Wednesday, July 1, 2015

SMU Dialogue with PM Lee

TPP pact among global issues raised at SMU dialogue


JULY 1, 2015

SINGAPORE — Questions on developments around the world dominated a dialogue Prime Minister Lee Hsien Loong had with students yesterday, even though his speech was largely centred on the country’s domestic challenges in the years ahead.

Over an hour, seven of the 12 questions raised by members of the 3,500-strong audience at the Ho Rih Hwa lecture organised by the Singapore Management University (SMU) were on external issues. These ranged from the Trans-Pacific Partnership trade agreement (TPP) to territorial disputes in the South China Sea and the United States Supreme Court’s ruling on Friday to legalise same-sex marriage in the country.

An SMU final-year economics student asked Mr Lee whether a political or judicial solution would better address a “thorny issue” such as same-sex marriage.

Responding, the Prime Minister said the legislative would have to act very cautiously in Singapore because of strong views in society.

“You can pass the law, but will it be accepted? Will it be respected? Will people feel that it is legitimate?” he asked. “This is the way the American system works. They have created the Supreme Court and it is nine persons, and the nine persons decide important issues. In this case, it was five to four, so actually one person decided the issue.”

It is important to have a good sense of the values and attitudes of the population rather than “try to impose your own on them”, Mr Lee stressed, reiterating that this is an issue to be decided “collectively, rather than (by) the Government”.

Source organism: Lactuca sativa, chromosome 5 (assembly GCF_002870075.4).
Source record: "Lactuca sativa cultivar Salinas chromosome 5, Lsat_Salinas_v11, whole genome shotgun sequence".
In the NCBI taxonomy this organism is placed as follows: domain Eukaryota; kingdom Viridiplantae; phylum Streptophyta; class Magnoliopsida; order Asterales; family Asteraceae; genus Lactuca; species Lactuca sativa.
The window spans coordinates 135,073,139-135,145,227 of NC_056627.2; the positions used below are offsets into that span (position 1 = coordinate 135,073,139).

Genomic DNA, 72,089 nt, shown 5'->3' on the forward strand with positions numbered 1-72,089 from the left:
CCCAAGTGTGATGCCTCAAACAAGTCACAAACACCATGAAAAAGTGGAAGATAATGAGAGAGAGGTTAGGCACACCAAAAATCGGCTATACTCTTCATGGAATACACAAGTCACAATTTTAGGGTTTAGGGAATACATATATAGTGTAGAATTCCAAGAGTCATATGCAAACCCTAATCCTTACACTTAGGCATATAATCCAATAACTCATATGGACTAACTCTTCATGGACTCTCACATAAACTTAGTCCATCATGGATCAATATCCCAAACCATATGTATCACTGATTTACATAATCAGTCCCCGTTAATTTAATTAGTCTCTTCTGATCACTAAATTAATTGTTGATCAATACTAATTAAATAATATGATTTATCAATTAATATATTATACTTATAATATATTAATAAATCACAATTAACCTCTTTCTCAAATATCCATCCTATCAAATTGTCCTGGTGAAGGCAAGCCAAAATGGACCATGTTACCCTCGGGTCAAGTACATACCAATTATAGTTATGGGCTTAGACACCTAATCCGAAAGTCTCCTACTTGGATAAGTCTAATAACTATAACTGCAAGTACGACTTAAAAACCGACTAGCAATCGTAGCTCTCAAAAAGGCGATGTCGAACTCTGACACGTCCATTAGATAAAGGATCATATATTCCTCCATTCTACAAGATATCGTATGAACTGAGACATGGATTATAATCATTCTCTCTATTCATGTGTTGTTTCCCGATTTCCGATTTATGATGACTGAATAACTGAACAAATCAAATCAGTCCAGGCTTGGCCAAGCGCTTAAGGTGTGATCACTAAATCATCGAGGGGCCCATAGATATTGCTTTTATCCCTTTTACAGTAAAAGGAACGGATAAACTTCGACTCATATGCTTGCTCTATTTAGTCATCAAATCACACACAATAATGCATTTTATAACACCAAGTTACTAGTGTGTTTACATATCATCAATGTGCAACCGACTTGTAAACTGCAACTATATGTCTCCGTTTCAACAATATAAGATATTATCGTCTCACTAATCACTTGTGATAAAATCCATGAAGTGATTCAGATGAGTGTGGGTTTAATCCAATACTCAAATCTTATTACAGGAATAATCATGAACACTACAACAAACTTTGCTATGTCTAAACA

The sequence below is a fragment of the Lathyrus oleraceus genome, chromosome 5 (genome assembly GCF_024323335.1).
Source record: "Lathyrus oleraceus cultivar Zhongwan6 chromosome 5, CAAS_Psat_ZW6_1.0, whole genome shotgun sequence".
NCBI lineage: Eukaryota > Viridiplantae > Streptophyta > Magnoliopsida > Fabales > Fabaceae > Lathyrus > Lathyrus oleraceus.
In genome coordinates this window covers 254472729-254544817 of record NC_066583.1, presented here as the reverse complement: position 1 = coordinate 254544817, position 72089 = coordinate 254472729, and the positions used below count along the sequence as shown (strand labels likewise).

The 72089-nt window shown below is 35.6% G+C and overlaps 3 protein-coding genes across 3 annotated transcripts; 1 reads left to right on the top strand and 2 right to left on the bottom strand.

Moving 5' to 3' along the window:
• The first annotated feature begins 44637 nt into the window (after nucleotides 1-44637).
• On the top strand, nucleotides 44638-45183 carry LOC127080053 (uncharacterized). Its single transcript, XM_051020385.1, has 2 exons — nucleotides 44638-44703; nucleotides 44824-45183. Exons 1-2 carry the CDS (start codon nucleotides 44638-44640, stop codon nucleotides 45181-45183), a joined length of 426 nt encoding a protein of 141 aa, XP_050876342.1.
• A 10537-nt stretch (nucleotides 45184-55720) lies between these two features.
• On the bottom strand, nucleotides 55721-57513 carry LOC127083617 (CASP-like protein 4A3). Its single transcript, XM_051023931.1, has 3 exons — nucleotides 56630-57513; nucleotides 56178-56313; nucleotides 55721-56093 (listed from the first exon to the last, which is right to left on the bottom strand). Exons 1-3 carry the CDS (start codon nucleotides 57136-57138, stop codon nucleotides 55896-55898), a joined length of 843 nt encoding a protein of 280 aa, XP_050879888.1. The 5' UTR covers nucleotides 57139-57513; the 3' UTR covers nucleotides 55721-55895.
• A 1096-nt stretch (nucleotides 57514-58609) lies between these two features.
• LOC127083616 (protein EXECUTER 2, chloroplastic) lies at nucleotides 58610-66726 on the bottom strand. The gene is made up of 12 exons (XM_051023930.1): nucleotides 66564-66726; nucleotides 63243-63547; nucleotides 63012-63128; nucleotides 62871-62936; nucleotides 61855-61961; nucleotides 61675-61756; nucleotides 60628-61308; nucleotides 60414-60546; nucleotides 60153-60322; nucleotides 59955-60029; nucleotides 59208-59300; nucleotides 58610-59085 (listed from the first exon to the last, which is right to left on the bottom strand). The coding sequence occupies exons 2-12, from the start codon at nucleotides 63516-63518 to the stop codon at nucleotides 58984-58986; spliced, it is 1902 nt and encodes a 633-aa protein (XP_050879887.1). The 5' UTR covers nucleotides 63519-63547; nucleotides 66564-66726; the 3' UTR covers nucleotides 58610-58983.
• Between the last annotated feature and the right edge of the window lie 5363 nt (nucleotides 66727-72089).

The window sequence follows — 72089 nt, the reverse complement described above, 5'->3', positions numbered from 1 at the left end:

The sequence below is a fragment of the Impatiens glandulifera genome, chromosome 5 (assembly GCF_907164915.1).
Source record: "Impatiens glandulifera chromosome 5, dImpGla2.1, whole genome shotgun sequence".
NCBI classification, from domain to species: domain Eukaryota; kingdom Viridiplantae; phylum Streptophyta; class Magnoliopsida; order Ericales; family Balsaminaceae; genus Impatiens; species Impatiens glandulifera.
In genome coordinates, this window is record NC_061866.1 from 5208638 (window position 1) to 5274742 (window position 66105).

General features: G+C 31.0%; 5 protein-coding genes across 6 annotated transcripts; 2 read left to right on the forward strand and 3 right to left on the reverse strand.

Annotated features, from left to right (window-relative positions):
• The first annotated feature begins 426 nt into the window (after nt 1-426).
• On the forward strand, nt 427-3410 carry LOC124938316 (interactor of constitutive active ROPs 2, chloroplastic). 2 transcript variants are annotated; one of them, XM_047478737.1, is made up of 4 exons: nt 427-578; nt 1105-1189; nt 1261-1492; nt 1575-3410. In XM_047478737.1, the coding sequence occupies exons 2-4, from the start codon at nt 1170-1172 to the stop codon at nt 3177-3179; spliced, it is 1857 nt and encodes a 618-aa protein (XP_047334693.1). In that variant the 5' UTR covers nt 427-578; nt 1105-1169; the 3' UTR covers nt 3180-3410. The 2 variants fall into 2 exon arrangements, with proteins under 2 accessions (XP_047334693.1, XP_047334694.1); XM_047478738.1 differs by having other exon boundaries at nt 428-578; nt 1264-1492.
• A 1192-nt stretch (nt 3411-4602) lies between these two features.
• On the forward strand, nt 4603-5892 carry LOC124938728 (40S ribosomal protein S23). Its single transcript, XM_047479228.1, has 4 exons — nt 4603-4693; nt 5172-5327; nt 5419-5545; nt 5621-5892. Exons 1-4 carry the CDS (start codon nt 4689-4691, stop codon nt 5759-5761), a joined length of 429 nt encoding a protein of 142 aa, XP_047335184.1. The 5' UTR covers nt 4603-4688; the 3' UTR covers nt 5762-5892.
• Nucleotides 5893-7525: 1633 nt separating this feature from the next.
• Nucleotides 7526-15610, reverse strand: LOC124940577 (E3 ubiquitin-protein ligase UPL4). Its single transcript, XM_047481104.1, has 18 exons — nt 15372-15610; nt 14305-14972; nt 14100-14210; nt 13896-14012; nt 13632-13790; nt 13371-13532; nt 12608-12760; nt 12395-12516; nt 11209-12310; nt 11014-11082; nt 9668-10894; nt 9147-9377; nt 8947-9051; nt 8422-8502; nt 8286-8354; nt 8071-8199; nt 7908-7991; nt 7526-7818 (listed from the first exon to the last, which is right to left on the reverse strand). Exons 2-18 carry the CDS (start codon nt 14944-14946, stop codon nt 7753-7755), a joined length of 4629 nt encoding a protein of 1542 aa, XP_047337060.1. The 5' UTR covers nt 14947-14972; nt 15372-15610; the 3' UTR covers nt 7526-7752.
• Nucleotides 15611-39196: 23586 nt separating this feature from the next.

“I think we let views evolve with time,” he said. “If you want to stay one nation, cohesive for 50 years, these are the kinds of issues you must manage without fracturing our society.”

Touching on the productivity drive in Singapore, a Secondary 4 student from River Valley High School raised the possibility of Singapore facing the same problem as the US, where increased productivity does not translate to higher wages.

However, Mr Lee said the reasons for this were unclear and could range from declining union power to profiteering bosses or the rapid growth of the finance industry in America.

While a similar situation may happen in Singapore, Mr Lee pointed out that wages here had consistently risen, even faster than productivity in the past decade. “I would say (if) productivity (goes) up, wages may not. (If) productivity doesn’t go up, wages will not,” he added.

The Prime Minister also explained Singapore’s interests in parts of the TPP, where the US had pushed for nations to limit support for state-owned enterprises (SOEs).

While he acknowledged that Singapore has to give fair treatment to its SOEs, “we also want our companies to get fair treatment when they go to other countries and to get fair competition compared to SOEs in those countries”, he said.

Mr Lee added that SOEs in Singapore are managed by “proper boards”, without special perks or duties. “Everybody knows Singapore’s GLCs (government-linked corporations) are different from SOEs elsewhere,” he said.

Domestic issues raised during the dialogue included the challenges in balancing career and family aspirations, and the problem of competitiveness in Singapore.

Mr Lee noted that perspectives on how to prioritise children and one’s career would shift — those looking ahead in the longer term might prioritise family over work. “It’s very difficult to ask a 20-year-old to imagine what a 70-year-old would like to feel (at the end of the day),” he said.

On competitiveness, Mr Lee said some are more anxious “than they need to be” and that there would be many opportunities in life. To be competitive globally, Singaporeans need to be able to reorientate their directions and adapt, he added.

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